In 1995 Athens, Ohio, there was much more to life than the average day of gossiping on Facebook and posting your latest selfie on Instagram.
This month, the York College Performing Arts Center once again presented a compelling play titled, “She Kills Monsters” where the audience is taken on a literal journey full of laughs, relatable, encouraging life lessons wrapped up in the story of a girl trying desperately to reconnect with a loved one, even after it’s too late.
The play, based on Vietnamese-American playwright Qui Nguyen’s latest work, portrays a forgotten (though not far back) time before the emergence of social media, an aspect that gave the play a deeper dimension than expected.
The play focuses on two sisters who live very different lives. There’s younger sister Tilly, a lover of fantasy tabletop games with dragons, magic and evil villains, and Agnes, whose life consists of talking on the phone, hanging out with friends and impressing boys. Because of the wildly different personalities, the two barely bond together the way two sisters typically do.
Although never fully antagonistic towards her sister, Agnes did look at her lifestyle with befuddlement. She never understood her love for the fantastical and never bothered to ask. Instead, she always hoped that her sister would someday come out of her shell. One tragic day, when Agnes wishes Tilly’s life wouldn’t be so boring, the unthinkable happens. Agnes’ immediate family, Tilly included, dies in a fatal car accident.
As expected, Agnes is deeply affected by the sudden change in her life. After Tilly’s death, Agnes finds herself wanting to understand her sister once and for all. Discovering a game module book that Tilly wrote herself, Agnes finds herself absorbed by how much perspective it give into her life.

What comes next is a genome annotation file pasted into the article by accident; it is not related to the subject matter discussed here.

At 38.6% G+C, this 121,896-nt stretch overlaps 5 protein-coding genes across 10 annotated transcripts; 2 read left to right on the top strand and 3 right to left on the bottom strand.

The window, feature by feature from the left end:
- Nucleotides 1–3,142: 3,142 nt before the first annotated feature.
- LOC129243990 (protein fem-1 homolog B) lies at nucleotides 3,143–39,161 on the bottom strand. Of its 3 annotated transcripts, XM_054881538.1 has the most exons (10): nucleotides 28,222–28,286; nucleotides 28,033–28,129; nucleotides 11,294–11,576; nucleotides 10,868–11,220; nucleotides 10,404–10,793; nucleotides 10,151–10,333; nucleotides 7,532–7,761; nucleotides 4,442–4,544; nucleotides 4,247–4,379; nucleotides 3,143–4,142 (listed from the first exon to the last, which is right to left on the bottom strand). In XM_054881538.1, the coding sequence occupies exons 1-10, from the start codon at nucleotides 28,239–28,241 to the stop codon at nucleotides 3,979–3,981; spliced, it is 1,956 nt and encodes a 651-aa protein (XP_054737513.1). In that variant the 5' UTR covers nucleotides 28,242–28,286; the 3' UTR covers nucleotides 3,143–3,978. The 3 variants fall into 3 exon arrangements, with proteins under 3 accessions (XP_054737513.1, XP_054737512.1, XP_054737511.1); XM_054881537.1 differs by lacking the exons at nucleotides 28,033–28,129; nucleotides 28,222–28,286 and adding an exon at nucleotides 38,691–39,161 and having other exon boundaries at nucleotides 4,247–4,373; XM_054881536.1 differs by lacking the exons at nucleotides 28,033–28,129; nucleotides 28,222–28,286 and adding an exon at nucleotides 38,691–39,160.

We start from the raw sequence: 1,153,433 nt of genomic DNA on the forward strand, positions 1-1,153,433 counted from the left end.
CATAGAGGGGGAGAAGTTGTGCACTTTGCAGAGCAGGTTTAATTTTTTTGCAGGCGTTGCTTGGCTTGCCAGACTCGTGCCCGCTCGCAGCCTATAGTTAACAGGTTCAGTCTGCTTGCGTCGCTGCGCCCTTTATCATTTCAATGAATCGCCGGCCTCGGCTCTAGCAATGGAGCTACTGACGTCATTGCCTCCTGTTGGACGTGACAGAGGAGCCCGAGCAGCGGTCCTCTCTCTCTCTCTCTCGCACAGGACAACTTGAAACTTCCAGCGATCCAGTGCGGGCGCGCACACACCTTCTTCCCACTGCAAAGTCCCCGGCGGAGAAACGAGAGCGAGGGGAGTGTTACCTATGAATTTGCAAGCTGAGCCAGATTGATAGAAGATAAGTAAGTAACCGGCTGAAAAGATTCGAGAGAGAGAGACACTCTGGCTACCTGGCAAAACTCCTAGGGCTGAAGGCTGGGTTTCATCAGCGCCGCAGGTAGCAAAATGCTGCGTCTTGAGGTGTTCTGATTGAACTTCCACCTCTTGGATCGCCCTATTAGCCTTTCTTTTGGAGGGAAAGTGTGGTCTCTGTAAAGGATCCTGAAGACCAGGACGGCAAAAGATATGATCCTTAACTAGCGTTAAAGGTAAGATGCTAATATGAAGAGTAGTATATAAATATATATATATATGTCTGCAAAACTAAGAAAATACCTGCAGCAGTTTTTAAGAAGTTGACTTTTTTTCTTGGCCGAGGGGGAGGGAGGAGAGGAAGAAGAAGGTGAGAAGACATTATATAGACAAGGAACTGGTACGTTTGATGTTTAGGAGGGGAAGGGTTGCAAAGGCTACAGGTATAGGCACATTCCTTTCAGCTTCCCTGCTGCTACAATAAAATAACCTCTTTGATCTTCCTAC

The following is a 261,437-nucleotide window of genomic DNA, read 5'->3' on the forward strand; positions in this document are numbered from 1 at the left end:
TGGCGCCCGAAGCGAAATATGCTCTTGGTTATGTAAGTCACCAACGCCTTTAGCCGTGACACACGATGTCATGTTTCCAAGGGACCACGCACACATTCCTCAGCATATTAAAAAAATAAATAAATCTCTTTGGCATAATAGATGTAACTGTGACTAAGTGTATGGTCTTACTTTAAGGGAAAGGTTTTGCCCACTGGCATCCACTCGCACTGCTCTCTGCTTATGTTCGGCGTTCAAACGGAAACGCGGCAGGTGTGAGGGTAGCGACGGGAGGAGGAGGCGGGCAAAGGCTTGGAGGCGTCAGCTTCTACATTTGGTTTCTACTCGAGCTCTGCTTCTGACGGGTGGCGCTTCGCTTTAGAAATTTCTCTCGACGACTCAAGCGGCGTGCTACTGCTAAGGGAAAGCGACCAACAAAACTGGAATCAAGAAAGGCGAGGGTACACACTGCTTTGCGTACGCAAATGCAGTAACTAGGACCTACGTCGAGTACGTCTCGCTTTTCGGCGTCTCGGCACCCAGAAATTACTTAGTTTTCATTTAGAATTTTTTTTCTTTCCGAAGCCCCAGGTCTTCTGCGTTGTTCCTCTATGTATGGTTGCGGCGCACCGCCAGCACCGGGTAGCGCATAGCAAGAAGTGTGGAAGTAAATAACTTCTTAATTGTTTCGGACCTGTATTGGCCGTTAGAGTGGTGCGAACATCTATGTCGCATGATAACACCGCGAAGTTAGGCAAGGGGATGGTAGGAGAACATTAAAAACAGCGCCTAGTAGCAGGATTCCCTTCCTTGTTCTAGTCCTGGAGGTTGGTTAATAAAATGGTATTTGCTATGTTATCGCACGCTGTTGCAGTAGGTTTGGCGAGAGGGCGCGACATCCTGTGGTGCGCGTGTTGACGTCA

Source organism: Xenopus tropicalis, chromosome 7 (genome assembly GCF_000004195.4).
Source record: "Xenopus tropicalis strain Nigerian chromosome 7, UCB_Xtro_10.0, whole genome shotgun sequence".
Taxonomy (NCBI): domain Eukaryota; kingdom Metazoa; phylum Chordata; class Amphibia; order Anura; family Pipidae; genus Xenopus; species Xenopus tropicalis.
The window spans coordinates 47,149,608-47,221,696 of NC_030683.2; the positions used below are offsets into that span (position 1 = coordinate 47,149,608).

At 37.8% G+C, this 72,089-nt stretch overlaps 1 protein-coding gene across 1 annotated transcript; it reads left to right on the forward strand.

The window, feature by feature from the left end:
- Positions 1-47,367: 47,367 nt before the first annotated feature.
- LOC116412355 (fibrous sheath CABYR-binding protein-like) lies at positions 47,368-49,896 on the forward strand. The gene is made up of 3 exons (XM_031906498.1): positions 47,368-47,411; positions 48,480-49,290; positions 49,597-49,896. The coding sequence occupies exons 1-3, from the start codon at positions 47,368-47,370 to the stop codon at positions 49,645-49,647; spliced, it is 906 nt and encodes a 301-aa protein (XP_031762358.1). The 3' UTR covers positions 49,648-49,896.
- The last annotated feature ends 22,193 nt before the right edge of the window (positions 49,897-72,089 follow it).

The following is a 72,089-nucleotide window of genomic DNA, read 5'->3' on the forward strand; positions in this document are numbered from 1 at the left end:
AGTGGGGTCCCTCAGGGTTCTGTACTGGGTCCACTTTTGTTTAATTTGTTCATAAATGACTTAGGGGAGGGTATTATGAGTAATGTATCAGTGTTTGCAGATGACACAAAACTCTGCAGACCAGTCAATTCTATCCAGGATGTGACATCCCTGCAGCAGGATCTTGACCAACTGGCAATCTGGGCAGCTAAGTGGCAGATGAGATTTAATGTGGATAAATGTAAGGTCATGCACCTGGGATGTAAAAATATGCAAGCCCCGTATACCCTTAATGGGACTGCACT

Agnes realizes there was more to the life of her younger sister than what was seen on the surface. The sister that she ignored for so many years
before her untimely passing turned out to be a girl who was teased and bullied in school. She was ostracized for being a gay youth in a society that refused to accept her sexuality and considered a freak for her love of all things fantasy. While Agnes knew Tilly was an outcast, she didn’t know that it was to this extent. The games she immersed herself in was much more than fun for Tilly, it was a much needed outlet after all the adversity she faced in real life. In the game, she at least felt like somebody important, triumphing over all of her problems, big and small, real and not real.
By the end of the play, Agnes understands her sister on a new level that she wishes she would have known prior to her death. She regrets that she found out about her sister’s hardships as late as she did. However, she was happy that she was able to connect with Tilly at all, even after death.
The director of the production, Jessica Pecharsky, highlighted the themes she tried to get across in her take of the play. She mentioned that gaining an understanding of those close to you is something we should all try to embrace before its too late.
“It teaches us acceptance for who we are truly inside,” Pecharsky said. “And love those who are close to you now, while you can. Life is short and anything can happen.” She also hoped to “inspire other young women to be strong, powerful and magical”
Pecharsky expressed her gratitude for the cast that came up with the idea of the play, which was a joined effort between her and her co-workers.
“I couldn’t be prouder of this production,” Pecharsky said. “The cast and production team has put so much hard work and they were so passionate. They made this play come alive within four weeks.”